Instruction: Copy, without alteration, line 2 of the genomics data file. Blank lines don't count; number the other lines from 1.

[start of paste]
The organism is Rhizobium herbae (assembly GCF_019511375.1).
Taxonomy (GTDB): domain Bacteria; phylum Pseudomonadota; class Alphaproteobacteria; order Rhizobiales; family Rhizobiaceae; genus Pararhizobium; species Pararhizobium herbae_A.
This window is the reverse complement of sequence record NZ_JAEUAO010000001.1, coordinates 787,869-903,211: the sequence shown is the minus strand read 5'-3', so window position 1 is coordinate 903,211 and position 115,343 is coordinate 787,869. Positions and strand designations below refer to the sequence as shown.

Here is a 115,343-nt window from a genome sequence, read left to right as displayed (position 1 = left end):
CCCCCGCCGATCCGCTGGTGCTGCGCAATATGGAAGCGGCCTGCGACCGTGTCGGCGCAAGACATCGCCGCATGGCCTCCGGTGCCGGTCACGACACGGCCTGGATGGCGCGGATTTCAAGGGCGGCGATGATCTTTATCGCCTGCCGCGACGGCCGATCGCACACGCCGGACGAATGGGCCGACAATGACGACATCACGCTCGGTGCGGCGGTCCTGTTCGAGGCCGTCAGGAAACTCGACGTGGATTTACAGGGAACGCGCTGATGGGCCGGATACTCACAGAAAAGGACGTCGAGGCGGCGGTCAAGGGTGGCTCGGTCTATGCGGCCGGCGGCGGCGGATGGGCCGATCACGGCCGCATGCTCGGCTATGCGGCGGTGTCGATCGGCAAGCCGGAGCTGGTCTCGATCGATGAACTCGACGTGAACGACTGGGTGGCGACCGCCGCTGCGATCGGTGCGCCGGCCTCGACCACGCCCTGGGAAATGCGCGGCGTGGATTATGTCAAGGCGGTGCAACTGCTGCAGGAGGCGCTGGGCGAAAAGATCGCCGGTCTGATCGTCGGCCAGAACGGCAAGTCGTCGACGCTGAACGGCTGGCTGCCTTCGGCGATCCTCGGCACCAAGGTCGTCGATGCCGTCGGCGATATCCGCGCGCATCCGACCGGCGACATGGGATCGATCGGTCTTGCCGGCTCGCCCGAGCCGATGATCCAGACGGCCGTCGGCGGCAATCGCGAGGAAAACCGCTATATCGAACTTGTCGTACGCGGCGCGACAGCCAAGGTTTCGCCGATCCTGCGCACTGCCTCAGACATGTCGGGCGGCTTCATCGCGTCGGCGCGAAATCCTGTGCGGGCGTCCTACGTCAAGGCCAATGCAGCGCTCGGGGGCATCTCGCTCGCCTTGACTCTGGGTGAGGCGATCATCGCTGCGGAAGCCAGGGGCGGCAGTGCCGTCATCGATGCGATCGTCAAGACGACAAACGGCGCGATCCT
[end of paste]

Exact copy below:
Taxonomy (GTDB): domain Bacteria; phylum Pseudomonadota; class Alphaproteobacteria; order Rhizobiales; family Rhizobiaceae; genus Pararhizobium; species Pararhizobium herbae_A.